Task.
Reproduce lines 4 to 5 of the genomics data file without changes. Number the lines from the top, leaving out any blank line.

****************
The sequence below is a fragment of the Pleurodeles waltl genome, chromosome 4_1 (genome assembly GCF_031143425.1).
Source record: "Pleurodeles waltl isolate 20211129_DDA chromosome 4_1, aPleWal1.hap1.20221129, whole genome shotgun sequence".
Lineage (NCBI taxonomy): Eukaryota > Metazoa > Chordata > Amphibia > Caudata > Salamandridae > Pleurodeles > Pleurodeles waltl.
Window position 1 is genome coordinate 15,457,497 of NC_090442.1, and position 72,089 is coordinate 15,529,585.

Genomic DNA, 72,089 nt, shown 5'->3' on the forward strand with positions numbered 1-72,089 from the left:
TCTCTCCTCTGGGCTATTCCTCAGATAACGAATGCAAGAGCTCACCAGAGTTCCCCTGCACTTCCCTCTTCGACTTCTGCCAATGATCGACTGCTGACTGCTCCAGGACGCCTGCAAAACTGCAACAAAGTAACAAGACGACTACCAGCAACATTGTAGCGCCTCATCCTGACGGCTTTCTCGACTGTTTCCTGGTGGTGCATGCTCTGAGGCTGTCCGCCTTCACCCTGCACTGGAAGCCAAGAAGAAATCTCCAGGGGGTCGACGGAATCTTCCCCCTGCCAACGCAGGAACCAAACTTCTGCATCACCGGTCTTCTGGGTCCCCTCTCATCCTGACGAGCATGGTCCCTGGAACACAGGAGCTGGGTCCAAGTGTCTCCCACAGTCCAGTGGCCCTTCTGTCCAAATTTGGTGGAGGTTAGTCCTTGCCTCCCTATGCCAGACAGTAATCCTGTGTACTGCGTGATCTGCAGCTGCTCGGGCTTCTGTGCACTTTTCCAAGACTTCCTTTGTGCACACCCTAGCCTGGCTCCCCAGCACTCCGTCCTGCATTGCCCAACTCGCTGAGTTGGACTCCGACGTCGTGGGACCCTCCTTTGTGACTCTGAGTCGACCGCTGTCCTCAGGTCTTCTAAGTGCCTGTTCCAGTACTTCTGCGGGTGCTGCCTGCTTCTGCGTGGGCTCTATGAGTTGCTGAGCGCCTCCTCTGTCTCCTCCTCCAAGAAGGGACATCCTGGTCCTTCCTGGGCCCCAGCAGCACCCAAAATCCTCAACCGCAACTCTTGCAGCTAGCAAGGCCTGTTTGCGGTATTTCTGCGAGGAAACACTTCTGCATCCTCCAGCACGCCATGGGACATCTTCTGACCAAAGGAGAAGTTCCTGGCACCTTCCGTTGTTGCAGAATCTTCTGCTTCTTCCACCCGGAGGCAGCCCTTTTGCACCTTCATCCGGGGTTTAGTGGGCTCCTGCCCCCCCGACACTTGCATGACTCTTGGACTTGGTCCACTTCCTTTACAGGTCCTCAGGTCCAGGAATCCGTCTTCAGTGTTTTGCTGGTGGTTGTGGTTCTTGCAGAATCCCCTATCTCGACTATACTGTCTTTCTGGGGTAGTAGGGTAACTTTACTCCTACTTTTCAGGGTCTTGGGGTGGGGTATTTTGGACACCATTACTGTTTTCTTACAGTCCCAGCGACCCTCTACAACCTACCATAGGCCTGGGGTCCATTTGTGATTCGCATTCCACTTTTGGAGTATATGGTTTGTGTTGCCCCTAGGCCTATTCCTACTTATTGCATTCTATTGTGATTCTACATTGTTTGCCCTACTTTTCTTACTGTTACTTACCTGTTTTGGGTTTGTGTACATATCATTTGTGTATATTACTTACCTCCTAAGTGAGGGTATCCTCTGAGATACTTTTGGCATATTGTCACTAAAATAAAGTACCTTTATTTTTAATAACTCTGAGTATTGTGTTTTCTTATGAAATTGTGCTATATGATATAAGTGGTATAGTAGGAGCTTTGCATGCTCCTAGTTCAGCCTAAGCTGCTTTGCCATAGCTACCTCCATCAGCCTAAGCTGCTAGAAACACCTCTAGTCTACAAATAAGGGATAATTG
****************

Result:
Window position 1 is genome coordinate 15,457,497 of NC_090442.1, and position 72,089 is coordinate 15,529,585.

Genomic DNA, 72,089 nt, shown 5'->3' on the forward strand with positions numbered 1-72,089 from the left: